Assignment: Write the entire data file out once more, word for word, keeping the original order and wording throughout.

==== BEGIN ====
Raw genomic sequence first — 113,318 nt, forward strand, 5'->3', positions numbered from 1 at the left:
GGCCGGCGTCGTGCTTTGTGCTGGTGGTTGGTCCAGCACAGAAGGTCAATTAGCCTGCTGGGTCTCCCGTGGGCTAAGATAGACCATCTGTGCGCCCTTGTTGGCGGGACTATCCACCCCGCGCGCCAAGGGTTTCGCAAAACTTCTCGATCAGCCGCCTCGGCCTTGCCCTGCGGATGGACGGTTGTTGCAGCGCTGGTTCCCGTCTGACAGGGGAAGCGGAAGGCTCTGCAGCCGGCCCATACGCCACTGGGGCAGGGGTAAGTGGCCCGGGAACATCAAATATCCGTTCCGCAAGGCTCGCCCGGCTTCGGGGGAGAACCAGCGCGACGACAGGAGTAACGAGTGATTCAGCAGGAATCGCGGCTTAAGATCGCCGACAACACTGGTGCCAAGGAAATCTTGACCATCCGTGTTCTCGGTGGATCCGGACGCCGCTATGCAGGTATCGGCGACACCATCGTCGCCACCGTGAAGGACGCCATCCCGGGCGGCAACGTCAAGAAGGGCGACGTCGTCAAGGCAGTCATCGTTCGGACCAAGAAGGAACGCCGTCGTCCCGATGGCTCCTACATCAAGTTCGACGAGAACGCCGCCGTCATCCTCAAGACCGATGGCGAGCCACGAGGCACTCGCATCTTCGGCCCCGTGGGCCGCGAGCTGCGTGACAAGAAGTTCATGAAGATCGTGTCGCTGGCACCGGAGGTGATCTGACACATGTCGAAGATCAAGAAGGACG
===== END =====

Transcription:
Raw genomic sequence first — 113,318 nt, forward strand, 5'->3', positions numbered from 1 at the left:
GGCCGGCGTCGTGCTTTGTGCTGGTGGTTGGTCCAGCACAGAAGGTCAATTAGCCTGCTGGGTCTCCCGTGGGCTAAGATAGACCATCTGTGCGCCCTTGTTGGCGGGACTATCCACCCCGCGCGCCAAGGGTTTCGCAAAACTTCTCGATCAGCCGCCTCGGCCTTGCCCTGCGGATGGACGGTTGTTGCAGCGCTGGTTCCCGTCTGACAGGGGAAGCGGAAGGCTCTGCAGCCGGCCCATACGCCACTGGGGCAGGGGTAAGTGGCCCGGGAACATCAAATATCCGTTCCGCAAGGCTCGCCCGGCTTCGGGGGAGAACCAGCGCGACGACAGGAGTAACGAGTGATTCAGCAGGAATCGCGGCTTAAGATCGCCGACAACACTGGTGCCAAGGAAATCTTGACCATCCGTGTTCTCGGTGGATCCGGACGCCGCTATGCAGGTATCGGCGACACCATCGTCGCCACCGTGAAGGACGCCATCCCGGGCGGCAACGTCAAGAAGGGCGACGTCGTCAAGGCAGTCATCGTTCGGACCAAGAAGGAACGCCGTCGTCCCGATGGCTCCTACATCAAGTTCGACGAGAACGCCGCCGTCATCCTCAAGACCGATGGCGAGCCACGAGGCACTCGCATCTTCGGCCCCGTGGGCCGCGAGCTGCGTGACAAGAAGTTCATGAAGATCGTGTCGCTGGCACCGGAGGTGATCTGACACATGTCGAAGATCAAGAAGGACG